The "net promoter" movement was first introduced in 2006. Outlined in the book, The Ultimate Question, loyalty expert Fred Reichheld found that companies could distinguish "promoters" from "detractors" to produce a clearer understanding of an organization's performance from its customers' perspective. His extensive case studies actually proved that increasing a "Net Promoter Score” or NPS by just a dozen points or so, over the competition, could double a company's growth rate and its customer satisfaction.
While Flip.to doesn't incent net promoters to post to TripAdvisor (as that would not be in accordance with the review site's guidelines), it does provide a link to TripAdvisor to allow guests to post the same positive review that they posted to the website and communicated to their followers.
Social Media is a focus group of millions
Stuart Greif, vice president and general manager of J.D. Power and Associates when asked about social media's conversation analysis, he described the space as "a focus group of millions." Dealing with this sheer number of buyers, this crowd sourcing of sentiment far outweighs the small sample of people that were used for traditional focus groups of the past. Again, utilizing the distribution channel of social media, hotel brands can today leverage their guests into becoming their most engaged advocates.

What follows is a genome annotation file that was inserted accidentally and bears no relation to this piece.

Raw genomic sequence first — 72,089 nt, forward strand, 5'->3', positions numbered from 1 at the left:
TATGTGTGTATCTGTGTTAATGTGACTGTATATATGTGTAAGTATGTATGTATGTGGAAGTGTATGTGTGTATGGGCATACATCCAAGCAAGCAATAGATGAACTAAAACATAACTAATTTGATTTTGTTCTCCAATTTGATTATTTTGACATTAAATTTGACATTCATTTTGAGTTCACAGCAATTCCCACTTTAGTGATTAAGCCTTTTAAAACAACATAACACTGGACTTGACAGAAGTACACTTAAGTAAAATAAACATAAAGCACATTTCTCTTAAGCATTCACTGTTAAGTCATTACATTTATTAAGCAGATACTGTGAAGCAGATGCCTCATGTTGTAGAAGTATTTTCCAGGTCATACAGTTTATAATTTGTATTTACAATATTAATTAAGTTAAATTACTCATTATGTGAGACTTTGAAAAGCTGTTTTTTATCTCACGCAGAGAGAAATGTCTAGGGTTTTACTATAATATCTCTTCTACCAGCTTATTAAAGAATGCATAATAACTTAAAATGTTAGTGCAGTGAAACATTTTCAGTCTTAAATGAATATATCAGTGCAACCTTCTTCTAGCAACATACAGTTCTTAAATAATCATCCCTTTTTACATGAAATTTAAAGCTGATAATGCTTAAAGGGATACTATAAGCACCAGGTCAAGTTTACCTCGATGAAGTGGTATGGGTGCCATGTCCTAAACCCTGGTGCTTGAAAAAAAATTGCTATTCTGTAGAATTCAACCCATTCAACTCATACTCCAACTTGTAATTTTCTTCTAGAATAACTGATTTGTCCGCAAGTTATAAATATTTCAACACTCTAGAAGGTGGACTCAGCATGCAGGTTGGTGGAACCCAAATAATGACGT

Aggregating hotel reviews across the Internet
Today, there are a number of Review aggregators such as Revinate and ReviewPro used by hoteliers. Shane O'Flaherty from Forbes Travel Guide 3.0 indicates that their travel platform combines the comments of travelers with the insights of professional inspectors and travel writers. The service reviews 2,800 hotels and 2,700 restaurants and judges properties against 525 service standards. As far as advanced trip planning, O'Flaherty indicated that leisure travelers use search engines for 73 percent of hotel and destination research while 25 percent of business travelers use their mobile device for online travel information.
Hoteliers today have learned that engaging with their customers from decision-making to check-out is a continuum, not a disconnected set of engagements. By employing some of the strategical and tactical methodologies outlined here, they can learn more from their customers today, than they ever did previously-- even with the excessive amount of hand-holding five-star hotels were known for in the past. Perceptions change throughout the travelers' entire travel experience, and it's important that hoteliers today engage with their guests in a meaningful way every step of the way.
Perhaps if that Bethlehem Inn had access to some of these social media tools millenniums ago, Mary and Joseph would have received the VIP treatment they so justly deserved.